Gossip, rumors, fake news

Ilo Trajkovski

It’s summertime, so let’s discuss a lighter topic. I wouldn’t want to spoil the mood of readers who, with their mobile phones in hand, can easily browse through multiple websites at once. And summertime, along with the annual holiday experiences, it’s the time for gossip. Gossip is said to be one of the greatest pleasures of the simpleminded. A late friend of mine used to say: “Little gossip, great pleasure!”
But still, the topic is not so benign. Considering that the Macedonian government is spending a lot of time on it, then it must be a serious political issue. And that is exactly the dimension I wanted to avoid in these summer days. But there is no way to avoid it. Everything is politics here, even gossip and rumors. In fact, our politics and the public are largely based on these two, as I’d like to call them, social skills – gossiping and rumor-spreading. The breakthrough of information technology, especially the explosion of social media, is also changing the communication techniques. In these new conditions, gossip and rumors are gaining not only new forms but also new powers. They are now officially treated as spreading fake news, half-truths and misinformation. All the governments of the world have turned against them.
Fake news and misinformation about current governments prove to be a specter. Against it, as Karl Marx wrote at the time when the specter of Communism started haunting Europe, “All the powers of old Europe have entered into a holy alliance to exorcise this specter; Pope and Czar, Metternich and Guizot, French radicals and German police spies”. So, a few days ago, Macedonian authorities also joined this hunt. The government, through the Prime Minister himself, has announced his draft plan for decisive action against the spread of misinformation and attacks on democracy. The title itself acts as a very strong communication vector. He calls for decisive action, as if it were a question of one’s survival and defense against attacks on democracy.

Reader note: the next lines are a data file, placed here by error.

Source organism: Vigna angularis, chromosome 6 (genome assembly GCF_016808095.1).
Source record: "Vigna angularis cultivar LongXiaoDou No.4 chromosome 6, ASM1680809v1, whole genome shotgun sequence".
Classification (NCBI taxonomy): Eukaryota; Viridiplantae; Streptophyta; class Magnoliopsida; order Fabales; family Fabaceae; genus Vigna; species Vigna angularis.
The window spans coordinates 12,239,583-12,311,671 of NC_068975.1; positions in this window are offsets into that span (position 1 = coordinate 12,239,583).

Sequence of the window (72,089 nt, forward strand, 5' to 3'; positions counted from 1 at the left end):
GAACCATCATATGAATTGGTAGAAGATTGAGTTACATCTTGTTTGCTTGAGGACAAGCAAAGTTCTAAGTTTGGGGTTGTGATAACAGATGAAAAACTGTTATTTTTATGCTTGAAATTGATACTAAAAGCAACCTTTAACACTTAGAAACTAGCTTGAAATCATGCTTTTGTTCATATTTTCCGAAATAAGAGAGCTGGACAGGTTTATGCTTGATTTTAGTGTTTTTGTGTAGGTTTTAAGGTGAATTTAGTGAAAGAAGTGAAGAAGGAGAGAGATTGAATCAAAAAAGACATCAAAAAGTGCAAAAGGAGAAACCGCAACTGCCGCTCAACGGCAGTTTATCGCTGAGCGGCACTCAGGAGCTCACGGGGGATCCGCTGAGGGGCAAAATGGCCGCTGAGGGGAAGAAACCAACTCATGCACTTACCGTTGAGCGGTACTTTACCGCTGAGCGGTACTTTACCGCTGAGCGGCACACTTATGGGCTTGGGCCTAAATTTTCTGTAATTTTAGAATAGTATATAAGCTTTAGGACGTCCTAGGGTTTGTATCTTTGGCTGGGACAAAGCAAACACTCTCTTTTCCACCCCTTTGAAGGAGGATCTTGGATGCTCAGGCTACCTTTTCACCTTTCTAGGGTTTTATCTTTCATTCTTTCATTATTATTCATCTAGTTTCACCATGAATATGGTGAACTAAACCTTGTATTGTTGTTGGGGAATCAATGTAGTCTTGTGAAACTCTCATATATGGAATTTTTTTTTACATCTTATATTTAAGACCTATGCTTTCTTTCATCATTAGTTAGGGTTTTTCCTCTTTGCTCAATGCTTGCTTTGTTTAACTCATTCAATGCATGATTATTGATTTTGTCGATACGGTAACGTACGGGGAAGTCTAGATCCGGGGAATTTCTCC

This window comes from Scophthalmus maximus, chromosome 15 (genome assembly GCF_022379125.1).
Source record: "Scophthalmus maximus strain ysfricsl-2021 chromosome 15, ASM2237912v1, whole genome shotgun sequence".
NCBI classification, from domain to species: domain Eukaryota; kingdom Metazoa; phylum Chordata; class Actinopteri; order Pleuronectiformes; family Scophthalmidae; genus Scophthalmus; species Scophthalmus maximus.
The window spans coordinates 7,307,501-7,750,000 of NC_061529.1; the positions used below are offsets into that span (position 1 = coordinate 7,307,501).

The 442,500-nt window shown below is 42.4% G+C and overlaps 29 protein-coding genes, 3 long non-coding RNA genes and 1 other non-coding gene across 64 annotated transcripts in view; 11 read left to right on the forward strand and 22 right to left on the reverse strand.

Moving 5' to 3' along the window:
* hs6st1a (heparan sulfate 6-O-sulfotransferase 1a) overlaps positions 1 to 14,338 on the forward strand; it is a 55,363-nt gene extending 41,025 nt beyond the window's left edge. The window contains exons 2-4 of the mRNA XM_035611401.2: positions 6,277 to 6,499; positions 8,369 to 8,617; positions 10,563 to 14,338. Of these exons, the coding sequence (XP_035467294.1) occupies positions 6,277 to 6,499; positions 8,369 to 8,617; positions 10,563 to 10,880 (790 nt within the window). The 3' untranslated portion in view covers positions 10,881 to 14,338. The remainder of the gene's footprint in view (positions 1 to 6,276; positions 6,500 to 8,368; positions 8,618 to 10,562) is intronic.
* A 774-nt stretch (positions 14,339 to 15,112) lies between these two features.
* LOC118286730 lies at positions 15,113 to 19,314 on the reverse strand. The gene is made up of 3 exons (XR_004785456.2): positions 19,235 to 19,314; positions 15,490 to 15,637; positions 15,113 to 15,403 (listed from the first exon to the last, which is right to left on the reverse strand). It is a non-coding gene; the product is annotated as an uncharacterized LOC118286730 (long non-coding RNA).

Government officials in charge of this issue said that misinformation threatened the survival of the government, and thus democracy. Similar arguments are used by other defenders of governments around the world and it is quite logical, since it is what they are paid to do. In politics, as well as in physics, the law of inertia does its thing – each object strives to maintain its starting position. But is defending the power of a particular government automatically defending democracy? It was this government that came to power over the waves of the downfall of the previous government that enslaved the state and destroyed democracy. So it is not anti-democratic to overthrow any government. And vice versa, not every draft plan for decisive action to defend a particular government is automatically a plan to defend democracy in that country. On the contrary. A plan that portrays the survival of a particular government as a question of the survival of democracy in a given country can be turned into a plan for a new captive state. To avoid this, the Plan, or its planners, must do their best to understand the dialectic between disinformation and fake news policy and the fight against that policy, on the one hand, and the sociology and psychology of gossip and rumors, on the other.